and valuable to those who inaugurated 
and sustained them. Showing clearly 
that the poultry exhibition system is a good 
thing to encourage everywhere, and that 
without it we cannot expect to continue 
to flourish and grow, any more than we 
can by neglecting constantly to sustain 
our favorite weekly poultry paper and 
monthly magazine." 

"Both of these enterprises are the life 
of the poultry trade, of course," said the 

"And both are worthy of the generous 
and hearty support of the fraternity," re- 
sponded the gallant Major. 

"Without the constant aid and advice 

obtainable weekly and monthly through 
the well-managed columns of The Poul- 
try World and American Poultry Yard — 
and incidentally, but steadily year by 
year, of the advantages derivable from 
holding our poultry shows — the lively 
interest now current in our chosen work 
would quickly retrograde. 

"It therefore behooves the fraternity to 
foster these institutions," concluded Mr. 
B. , " and always to bear in mind that while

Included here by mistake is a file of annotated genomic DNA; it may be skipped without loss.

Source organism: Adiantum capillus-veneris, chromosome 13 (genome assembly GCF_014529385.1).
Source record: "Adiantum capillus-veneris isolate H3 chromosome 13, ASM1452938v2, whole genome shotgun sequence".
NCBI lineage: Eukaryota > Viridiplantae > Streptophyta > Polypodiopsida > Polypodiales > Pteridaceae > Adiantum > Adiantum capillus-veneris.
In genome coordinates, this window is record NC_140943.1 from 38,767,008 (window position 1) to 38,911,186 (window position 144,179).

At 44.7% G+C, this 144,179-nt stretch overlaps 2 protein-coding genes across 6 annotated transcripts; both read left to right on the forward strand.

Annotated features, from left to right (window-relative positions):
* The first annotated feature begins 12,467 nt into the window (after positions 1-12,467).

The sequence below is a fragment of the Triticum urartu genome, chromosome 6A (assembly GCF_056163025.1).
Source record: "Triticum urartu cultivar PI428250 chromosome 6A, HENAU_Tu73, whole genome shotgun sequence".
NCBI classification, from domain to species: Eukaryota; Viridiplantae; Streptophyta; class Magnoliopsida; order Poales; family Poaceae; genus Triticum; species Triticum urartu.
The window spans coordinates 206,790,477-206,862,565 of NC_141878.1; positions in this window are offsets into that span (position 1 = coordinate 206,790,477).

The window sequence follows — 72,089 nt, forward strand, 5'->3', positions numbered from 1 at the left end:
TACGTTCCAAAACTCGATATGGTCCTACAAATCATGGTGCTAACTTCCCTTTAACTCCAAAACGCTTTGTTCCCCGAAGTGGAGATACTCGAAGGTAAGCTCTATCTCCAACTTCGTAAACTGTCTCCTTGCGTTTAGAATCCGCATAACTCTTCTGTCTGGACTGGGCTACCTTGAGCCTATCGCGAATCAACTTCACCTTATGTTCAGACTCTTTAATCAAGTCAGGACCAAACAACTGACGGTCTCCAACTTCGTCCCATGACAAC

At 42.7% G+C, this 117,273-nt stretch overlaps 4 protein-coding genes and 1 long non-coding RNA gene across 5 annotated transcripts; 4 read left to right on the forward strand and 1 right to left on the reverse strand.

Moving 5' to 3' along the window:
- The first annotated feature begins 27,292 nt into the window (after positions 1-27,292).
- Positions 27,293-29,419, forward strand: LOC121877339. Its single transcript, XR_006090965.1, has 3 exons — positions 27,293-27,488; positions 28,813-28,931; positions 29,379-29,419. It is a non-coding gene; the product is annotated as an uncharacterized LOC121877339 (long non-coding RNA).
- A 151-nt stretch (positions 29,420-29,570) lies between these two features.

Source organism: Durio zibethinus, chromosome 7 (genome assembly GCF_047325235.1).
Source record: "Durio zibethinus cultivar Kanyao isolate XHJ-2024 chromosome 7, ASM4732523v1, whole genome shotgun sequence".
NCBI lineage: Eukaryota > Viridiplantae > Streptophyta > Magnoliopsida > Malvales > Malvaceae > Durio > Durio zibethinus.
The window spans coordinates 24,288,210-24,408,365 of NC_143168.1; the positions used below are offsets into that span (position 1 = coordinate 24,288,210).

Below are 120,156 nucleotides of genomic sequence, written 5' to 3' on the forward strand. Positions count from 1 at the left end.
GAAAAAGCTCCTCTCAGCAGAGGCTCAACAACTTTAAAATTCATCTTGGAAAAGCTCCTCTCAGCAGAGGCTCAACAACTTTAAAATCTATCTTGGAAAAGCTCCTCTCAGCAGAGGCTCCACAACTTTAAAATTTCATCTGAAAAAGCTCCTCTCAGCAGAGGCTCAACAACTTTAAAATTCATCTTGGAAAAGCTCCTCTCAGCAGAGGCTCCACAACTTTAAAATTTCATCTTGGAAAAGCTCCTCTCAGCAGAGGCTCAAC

they concede to the able journals rightful 
support, as well as to the annual Shows 
their needed desirable approval, each and 
every poultryman may participate — in 
some way — in the success that follows 
upon sustaining these healthy and pros- 
perous organizations and these deserving 
papers, devoted to our specialty." 

"This is good logic," exclaimed the 

"But we must halt here, gentlemen," 
said Mr. Burnham. "Our Talks and Walks 
our now complete." 

"And very pleasant 'walks and talks' 
they have proved," observed the Major, 

"I have enjoyed 
monthly interviews 
Captain R. 

"And I ." 

the record of our 
exceedingly," said 

"And I," chimed 
the Doctor. 

in the Colonel and 

And here the friends shook hands and 
adjourned, sine die. 

The author thanks his companions for 
their advice and counsel, which has been 
set down in these papers at length ; and our 
serial contribution to The Poultry World 
for the year 1878 is now brought to its 



For Poultrymen— six volumes, at 50 cents each. 




With a Portrait of the Author. 



A Companion Volume to the above 
Frontispiece: Modern Tenants of the American Poultry Yard. 




How to mate, breed, handle, and match them. 



Frontispiece: Double-page Chromo of Fancy fowls. 




« With 40 Engravings of the species. 




Handsomely and fully illustrated. 

"Either Book mailed, postpaid, for 50 cents, by the Author, Melrose, Mas-. , by the 
"Poultry WORLD " Hartford, Conn., and the News Companies at New York and Boston. 


Also, Burnham's New Circulars (1878) and 


With valuable Hints and Receipts for Poultry breeders. Price, 25 cents, postpaid.